Tuesday 25 September 2018

Aussie players banned for Dublin booze binge

Stood down: Nick Cummins scores his side's first try against Ireland. Photo: Sportsfile
Stood down: Nick Cummins scores his side's first try against Ireland. Photo: Sportsfile

SIX Australian rugby players have been stood down for this weekend's clash with Scotland after a drinking binge in Dublin last week.

A further nine have been sanctioned over the booze fest.

Nick Cummins, Adam Ashley-Cooper, Tatafu Polota-Nau, Benn Robinson and Liam Gill will not play at Murrayfield this weekend, while Paddy Ryan will serve his ban next week against Wales a week later, because the Wallabies are required to have four props on the bench.


Dave Dennis, Kane Douglas, Saia Fainga'a, Bernard Foley and Nick Phipps were handed written sanctions, while Scott Fardy, Mike Harris, Ben McCalman and Nic White were reprimanded verbally but will be available for the Scottish game.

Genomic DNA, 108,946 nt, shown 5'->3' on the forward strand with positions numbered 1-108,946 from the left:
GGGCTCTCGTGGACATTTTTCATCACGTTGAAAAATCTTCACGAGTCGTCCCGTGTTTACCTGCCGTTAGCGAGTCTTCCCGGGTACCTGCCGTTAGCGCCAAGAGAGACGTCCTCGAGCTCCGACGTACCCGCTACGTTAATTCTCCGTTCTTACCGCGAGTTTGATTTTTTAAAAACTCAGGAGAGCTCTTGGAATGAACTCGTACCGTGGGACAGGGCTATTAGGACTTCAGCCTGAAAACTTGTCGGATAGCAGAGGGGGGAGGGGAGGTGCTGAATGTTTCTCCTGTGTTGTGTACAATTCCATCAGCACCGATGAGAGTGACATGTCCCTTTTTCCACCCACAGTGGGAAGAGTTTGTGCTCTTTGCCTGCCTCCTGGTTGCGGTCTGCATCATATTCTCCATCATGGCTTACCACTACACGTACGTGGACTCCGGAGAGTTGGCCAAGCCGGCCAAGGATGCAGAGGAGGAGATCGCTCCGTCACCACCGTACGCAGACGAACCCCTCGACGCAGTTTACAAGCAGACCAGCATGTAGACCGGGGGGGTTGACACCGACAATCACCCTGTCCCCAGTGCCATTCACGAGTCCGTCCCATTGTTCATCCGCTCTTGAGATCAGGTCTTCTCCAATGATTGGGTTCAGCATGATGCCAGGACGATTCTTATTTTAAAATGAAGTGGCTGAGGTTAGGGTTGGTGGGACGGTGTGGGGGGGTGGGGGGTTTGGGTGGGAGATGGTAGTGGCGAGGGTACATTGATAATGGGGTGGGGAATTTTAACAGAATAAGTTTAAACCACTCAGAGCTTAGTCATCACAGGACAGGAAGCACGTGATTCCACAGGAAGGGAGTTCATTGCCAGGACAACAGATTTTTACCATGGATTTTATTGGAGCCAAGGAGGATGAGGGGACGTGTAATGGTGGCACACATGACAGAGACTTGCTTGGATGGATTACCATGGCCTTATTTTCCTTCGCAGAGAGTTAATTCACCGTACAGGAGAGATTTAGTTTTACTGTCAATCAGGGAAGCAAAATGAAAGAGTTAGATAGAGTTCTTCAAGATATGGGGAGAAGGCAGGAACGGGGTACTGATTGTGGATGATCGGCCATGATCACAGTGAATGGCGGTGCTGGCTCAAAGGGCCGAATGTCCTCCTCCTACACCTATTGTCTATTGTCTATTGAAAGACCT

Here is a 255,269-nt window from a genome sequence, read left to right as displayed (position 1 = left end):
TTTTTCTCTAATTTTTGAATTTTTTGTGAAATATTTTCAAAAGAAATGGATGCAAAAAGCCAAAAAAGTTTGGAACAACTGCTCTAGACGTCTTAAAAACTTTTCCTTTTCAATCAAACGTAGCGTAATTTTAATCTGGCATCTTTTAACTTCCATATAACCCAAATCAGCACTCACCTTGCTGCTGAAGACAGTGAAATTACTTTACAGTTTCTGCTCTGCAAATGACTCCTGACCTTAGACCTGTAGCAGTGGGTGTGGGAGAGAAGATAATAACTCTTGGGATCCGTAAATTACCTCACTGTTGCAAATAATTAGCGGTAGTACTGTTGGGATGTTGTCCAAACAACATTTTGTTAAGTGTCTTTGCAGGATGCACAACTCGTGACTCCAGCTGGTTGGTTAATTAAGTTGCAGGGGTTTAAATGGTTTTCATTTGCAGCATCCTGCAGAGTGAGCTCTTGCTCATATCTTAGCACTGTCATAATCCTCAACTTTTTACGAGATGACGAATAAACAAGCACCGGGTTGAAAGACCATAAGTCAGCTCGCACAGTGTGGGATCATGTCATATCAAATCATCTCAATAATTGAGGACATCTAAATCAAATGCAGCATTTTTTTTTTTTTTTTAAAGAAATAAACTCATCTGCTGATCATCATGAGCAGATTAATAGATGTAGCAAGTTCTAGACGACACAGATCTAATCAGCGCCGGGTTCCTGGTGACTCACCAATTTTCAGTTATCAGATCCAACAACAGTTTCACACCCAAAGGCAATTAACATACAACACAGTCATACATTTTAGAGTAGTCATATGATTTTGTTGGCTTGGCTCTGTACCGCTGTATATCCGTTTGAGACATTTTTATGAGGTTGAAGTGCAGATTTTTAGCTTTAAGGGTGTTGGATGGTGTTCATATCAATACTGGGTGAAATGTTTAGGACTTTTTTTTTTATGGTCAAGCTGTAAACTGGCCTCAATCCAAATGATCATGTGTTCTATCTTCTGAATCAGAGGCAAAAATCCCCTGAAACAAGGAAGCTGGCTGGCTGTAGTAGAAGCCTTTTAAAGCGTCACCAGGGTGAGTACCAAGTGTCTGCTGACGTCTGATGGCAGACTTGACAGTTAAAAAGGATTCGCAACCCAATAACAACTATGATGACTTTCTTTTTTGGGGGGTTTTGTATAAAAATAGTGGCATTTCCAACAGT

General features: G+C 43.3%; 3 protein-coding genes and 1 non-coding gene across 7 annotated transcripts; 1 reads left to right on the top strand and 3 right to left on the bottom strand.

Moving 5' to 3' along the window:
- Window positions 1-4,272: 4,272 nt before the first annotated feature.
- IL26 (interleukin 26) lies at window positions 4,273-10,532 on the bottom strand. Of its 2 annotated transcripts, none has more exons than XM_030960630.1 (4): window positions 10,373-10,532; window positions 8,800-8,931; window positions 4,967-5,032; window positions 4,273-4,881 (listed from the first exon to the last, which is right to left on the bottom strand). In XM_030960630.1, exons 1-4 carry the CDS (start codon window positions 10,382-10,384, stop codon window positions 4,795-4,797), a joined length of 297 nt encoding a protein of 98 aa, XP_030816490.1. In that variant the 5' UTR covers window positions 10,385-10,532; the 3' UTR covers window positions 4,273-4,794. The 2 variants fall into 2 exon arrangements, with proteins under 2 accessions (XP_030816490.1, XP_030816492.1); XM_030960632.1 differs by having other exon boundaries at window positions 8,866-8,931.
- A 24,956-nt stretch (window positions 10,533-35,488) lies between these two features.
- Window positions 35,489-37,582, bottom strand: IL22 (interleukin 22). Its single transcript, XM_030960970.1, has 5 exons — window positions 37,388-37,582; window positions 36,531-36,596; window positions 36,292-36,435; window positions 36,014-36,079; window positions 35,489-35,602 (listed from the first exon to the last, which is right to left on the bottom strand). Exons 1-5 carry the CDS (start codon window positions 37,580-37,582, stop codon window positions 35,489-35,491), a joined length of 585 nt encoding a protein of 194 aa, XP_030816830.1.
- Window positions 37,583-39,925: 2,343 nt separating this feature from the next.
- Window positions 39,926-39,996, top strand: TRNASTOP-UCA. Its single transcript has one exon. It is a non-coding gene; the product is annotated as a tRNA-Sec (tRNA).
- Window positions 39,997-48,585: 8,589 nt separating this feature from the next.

The incident occurred last Tuesday night when players formed into groups and went out to dinner in Dublin ahead of a day off on Wednesday and according to Australian head coach Ewen McKenzie had consumed "inappropriate levels of alcohol".

"The Qantas Wallabies, in conjunction with the ARU, have decided to take significant action in a quest to drive the highest standards off the field," McKenzie said.

"Let's be clear – these are internal sanctions and aren't a result of any complaints or reports of inappropriate or sinister behaviour while our players were out. Instead, we have chosen to address an issue that has come up internally and we are now being up-front about it.

"We've done this because we need to continually reinforce the need for our players to make smart decisions to benefit the team.

"The worst thing you could do for the Qantas Wallabies in the long-term is do nothing because that would mean we would be ignoring poor culture and a significant performance issue.

"We will always take action in relation to examples of poor culture when it's warranted doing nothing to address poor behaviour will never be an option. We've taken on the challenge of re-defining our team culture."

McKenzie said the sanctions also wouldn't be used as an excuse for poor performance against Scotland at Murrayfield.

"The players involved have accepted the outcomes and we'll concentrate on moving on and making the best of the situation," he said.

"Our entire focus remains on beating Scotland."


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